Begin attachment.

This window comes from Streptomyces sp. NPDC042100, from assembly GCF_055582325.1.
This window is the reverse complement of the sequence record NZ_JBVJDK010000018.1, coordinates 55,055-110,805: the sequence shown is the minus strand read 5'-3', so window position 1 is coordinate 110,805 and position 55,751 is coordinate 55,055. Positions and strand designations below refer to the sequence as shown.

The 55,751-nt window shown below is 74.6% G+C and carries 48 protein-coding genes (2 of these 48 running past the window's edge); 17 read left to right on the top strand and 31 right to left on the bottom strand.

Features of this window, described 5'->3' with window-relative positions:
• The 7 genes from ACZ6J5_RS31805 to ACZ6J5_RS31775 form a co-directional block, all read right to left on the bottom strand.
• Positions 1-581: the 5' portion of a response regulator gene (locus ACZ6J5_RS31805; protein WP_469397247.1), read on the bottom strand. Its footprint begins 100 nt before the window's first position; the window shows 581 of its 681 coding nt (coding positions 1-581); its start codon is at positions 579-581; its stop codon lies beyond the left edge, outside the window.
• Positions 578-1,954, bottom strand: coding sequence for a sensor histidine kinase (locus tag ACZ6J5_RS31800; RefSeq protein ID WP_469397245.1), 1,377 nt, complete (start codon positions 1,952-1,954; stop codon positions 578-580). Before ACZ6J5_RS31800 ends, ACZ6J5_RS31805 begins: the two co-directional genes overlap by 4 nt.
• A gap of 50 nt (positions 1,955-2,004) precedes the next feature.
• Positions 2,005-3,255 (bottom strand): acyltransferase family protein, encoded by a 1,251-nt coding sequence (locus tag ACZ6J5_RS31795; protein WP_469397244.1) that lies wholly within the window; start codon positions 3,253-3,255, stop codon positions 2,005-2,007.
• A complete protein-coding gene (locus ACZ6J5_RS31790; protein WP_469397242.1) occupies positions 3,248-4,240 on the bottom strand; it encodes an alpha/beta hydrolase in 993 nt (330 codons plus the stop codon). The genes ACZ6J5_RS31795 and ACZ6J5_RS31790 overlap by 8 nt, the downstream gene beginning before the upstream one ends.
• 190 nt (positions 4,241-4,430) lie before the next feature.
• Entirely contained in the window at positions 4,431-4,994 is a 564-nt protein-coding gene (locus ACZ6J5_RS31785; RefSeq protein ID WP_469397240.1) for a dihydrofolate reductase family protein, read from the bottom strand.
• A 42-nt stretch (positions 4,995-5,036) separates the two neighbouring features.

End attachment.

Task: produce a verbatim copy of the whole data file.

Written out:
This window comes from Streptomyces sp. NPDC042100, from assembly GCF_055582325.1.
This window is the reverse complement of the sequence record NZ_JBVJDK010000018.1, coordinates 55,055-110,805: the sequence shown is the minus strand read 5'-3', so window position 1 is coordinate 110,805 and position 55,751 is coordinate 55,055. Positions and strand designations below refer to the sequence as shown.

The 55,751-nt window shown below is 74.6% G+C and carries 48 protein-coding genes (2 of these 48 running past the window's edge); 17 read left to right on the top strand and 31 right to left on the bottom strand.

Features of this window, described 5'->3' with window-relative positions:
• The 7 genes from ACZ6J5_RS31805 to ACZ6J5_RS31775 form a co-directional block, all read right to left on the bottom strand.
• Positions 1-581: the 5' portion of a response regulator gene (locus ACZ6J5_RS31805; protein WP_469397247.1), read on the bottom strand. Its footprint begins 100 nt before the window's first position; the window shows 581 of its 681 coding nt (coding positions 1-581); its start codon is at positions 579-581; its stop codon lies beyond the left edge, outside the window.
• Positions 578-1,954, bottom strand: coding sequence for a sensor histidine kinase (locus tag ACZ6J5_RS31800; RefSeq protein ID WP_469397245.1), 1,377 nt, complete (start codon positions 1,952-1,954; stop codon positions 578-580). Before ACZ6J5_RS31800 ends, ACZ6J5_RS31805 begins: the two co-directional genes overlap by 4 nt.
• A gap of 50 nt (positions 1,955-2,004) precedes the next feature.
• Positions 2,005-3,255 (bottom strand): acyltransferase family protein, encoded by a 1,251-nt coding sequence (locus tag ACZ6J5_RS31795; protein WP_469397244.1) that lies wholly within the window; start codon positions 3,253-3,255, stop codon positions 2,005-2,007.
• A complete protein-coding gene (locus ACZ6J5_RS31790; protein WP_469397242.1) occupies positions 3,248-4,240 on the bottom strand; it encodes an alpha/beta hydrolase in 993 nt (330 codons plus the stop codon). The genes ACZ6J5_RS31795 and ACZ6J5_RS31790 overlap by 8 nt, the downstream gene beginning before the upstream one ends.
• 190 nt (positions 4,241-4,430) lie before the next feature.
• Entirely contained in the window at positions 4,431-4,994 is a 564-nt protein-coding gene (locus ACZ6J5_RS31785; RefSeq protein ID WP_469397240.1) for a dihydrofolate reductase family protein, read from the bottom strand.
• A 42-nt stretch (positions 4,995-5,036) separates the two neighbouring features.